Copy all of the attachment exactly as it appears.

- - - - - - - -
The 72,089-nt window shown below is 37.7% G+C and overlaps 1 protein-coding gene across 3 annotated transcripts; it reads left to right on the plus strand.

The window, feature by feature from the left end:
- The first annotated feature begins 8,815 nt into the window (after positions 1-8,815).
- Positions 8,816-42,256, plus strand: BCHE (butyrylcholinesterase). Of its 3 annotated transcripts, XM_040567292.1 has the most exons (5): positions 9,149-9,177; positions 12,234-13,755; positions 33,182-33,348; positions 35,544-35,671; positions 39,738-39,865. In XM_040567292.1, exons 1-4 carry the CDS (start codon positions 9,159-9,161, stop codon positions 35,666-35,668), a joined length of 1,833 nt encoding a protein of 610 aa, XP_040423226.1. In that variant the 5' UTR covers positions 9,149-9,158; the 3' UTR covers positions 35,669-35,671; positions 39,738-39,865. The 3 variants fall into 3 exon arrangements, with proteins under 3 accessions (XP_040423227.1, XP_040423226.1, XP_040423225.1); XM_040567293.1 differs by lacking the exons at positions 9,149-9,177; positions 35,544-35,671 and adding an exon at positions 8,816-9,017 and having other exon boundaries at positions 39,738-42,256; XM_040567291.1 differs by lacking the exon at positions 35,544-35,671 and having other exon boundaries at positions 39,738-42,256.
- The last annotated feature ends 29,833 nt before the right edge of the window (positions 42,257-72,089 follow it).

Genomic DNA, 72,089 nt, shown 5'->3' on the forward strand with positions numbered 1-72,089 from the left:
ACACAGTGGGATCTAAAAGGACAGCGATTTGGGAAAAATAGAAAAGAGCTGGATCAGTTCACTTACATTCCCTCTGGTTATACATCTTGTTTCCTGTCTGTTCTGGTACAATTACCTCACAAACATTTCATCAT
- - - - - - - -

The 72,089-nt window shown below is 37.7% G+C and overlaps 1 protein-coding gene across 3 annotated transcripts; it reads left to right on the plus strand.

The window, feature by feature from the left end:
- The first annotated feature begins 8,815 nt into the window (after positions 1-8,815).
- Positions 8,816-42,256, plus strand: BCHE (butyrylcholinesterase). Of its 3 annotated transcripts, XM_040567292.1 has the most exons (5): positions 9,149-9,177; positions 12,234-13,755; positions 33,182-33,348; positions 35,544-35,671; positions 39,738-39,865. In XM_040567292.1, exons 1-4 carry the CDS (start codon positions 9,159-9,161, stop codon positions 35,666-35,668), a joined length of 1,833 nt encoding a protein of 610 aa, XP_040423226.1. In that variant the 5' UTR covers positions 9,149-9,158; the 3' UTR covers positions 35,669-35,671; positions 39,738-39,865. The 3 variants fall into 3 exon arrangements, with proteins under 3 accessions (XP_040423227.1, XP_040423226.1, XP_040423225.1); XM_040567293.1 differs by lacking the exons at positions 9,149-9,177; positions 35,544-35,671 and adding an exon at positions 8,816-9,017 and having other exon boundaries at positions 39,738-42,256; XM_040567291.1 differs by lacking the exon at positions 35,544-35,671 and having other exon boundaries at positions 39,738-42,256.
- The last annotated feature ends 29,833 nt before the right edge of the window (positions 42,257-72,089 follow it).

Genomic DNA, 72,089 nt, shown 5'->3' on the forward strand with positions numbered 1-72,089 from the left:
ACACAGTGGGATCTAAAAGGACAGCGATTTGGGAAAAATAGAAAAGAGCTGGATCAGTTCACTTACATTCCCTCTGGTTATACATCTTGTTTCCTGTCTGTTCTGGTACAATTACCTCACAAACATTTCATCAT